How Will California Assembly Bill 5 Change Gig Worker Training?
Last year, I wrote a blog post about the ways gig economy workers can be enticed to take voluntary training. Training and the gig economy can be a difficult mix for several reasons, but that reality might be changing.
Last year, California passed Assembly Bill 5 (AB 5), a law that requires companies like Uber, Lyft and Postmates to treat their workers as employees rather than independent contractors. The bill was gaining national attention, and it appeared other states might follow suit.
AB 5, which went into effect at the start of 2020, formalizes the distinction between independent contractors and employees. According to the new law, a worker is a contractor only if they perform work that is “outside the usual course” of the company’s business. All other workers must be classified as employees, and given the same rights when it comes to minimum wage, benefits, and it must be assumed — training.
Training hasn’t been discussed much in the news since AB 5 went into effect, and with good reason; it’s been overshadowed by legal challenges from the gig economy companies it targets, by its inadvertent effect on other industries and, most recently, by the complicated and difficult effects AB 5 has had on California’s gig workers and freelancers during the coronavirus crisis. There is even a movement to delay the law until after the quarantine so that freelancers can find more work.
Despite all of these challenges, AB 5 is a landmark law that might eventually change the way the sharing economy approaches training. So what might AB 5 mean for training? And why is training so important in the gig economy? Let’s start with a quick review.
Why can’t sharing economy companies offer mandatory training?
Here’s the trouble with the gig economy and training in a nutshell: because most gig economy workers aren’t classified as employees, their employers can’t legally force them to take training. Most gig economy jobs fall into the independent contractor category, which means there’s technically a straightforward exchange happening: the companies pay the contractors to do a job and the contractors do the job.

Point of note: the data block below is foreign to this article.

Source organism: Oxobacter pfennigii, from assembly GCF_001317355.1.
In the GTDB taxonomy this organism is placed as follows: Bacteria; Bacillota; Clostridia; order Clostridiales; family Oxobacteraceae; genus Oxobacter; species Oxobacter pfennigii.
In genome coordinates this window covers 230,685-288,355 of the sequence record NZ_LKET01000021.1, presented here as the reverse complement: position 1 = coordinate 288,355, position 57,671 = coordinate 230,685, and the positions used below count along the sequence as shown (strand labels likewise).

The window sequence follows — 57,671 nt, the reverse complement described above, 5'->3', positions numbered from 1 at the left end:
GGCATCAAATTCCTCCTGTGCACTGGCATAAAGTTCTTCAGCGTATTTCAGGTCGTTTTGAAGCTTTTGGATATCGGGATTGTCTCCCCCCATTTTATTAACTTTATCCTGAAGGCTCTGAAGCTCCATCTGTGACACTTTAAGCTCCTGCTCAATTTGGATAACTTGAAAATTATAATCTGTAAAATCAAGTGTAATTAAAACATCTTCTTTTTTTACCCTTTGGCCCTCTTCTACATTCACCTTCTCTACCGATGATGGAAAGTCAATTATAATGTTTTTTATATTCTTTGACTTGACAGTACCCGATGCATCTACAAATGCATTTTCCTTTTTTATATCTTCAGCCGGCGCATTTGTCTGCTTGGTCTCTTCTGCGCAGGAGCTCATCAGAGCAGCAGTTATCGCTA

Under the law, it doesn’t matter how the job gets done — independent contractors are legally free from what the Internal Revenue Service calls “behavioral control.” This means employers should not be able to dictate how the job gets done and that means no training because, according to the IRS: “If the business provides the worker with training on how to do the job, this indicates that the business wants the job done in a particular way. This is strong evidence that the worker is an employee.”
There’s a lot of gray area in the gig economy. Most sharing economy companies do appear to want their employees to do their jobs in a uniform way, and training is good for everyone — well-trained employees are better at customer service, feel better prepared to handle tricky customer service situations, and are, in general, better representatives of their employers.
So what might training look like under any new law that reclassifies independent contractors?
What does Assembly Bill 5 mean for training?
If you’re the head of a gig economy company in California, can you now force your workers to take training?
The short, un-nuanced answer is probably yes.
The longer answer is more complicated. Assembly Bill 5 doesn’t specifically mention training, but the test of the law states that its intent is to ensure workers “have the basic rights and protections they deserve under the law, including a minimum wage, workers’ compensation if they are injured on the job, unemployment insurance, paid sick leave, and paid family leave.”
That sounds like employment, and if sharing economy companies accept the law (or if their legal challenges come to nothing), this may mean they can beef up the voluntary training programs many gig economy companies have in place.
Most gig economy companies require workers to complete an orientation before they can start work as a way to be sure that workers get at least some training before they’re sent out to represent the company, but often workers online complain that they need more, seeking advice from each other through message boards or paying out of pocket for courses from third parties. If AB 5 and other such bills are requiring benefits, companies will be able control their own training materials, giving better (and mandatory) training to new employees and those who need to improve their skills.
This may also cut down on punitive training. For example, Uber drivers are required to take training for which they must pay out of pocket when their ratings decline before they can drive again. It’s a basic course, which takes four hours to complete. By requiring training, Uber can require better training before problems arise with drivers.
It’s early days, however. No one knows exactly how AB 5 will shape training for workers in the gig economy. The nation is in the grip of a crisis, AB 5 is the first bill of its kind, and gig economy companies are understandably resistant to reclassifying their employees. However, once the dust settles, and AB 5 is accepted, we’re likely to start seeing a new approach to the way the U.S. sharing economy trains its workers.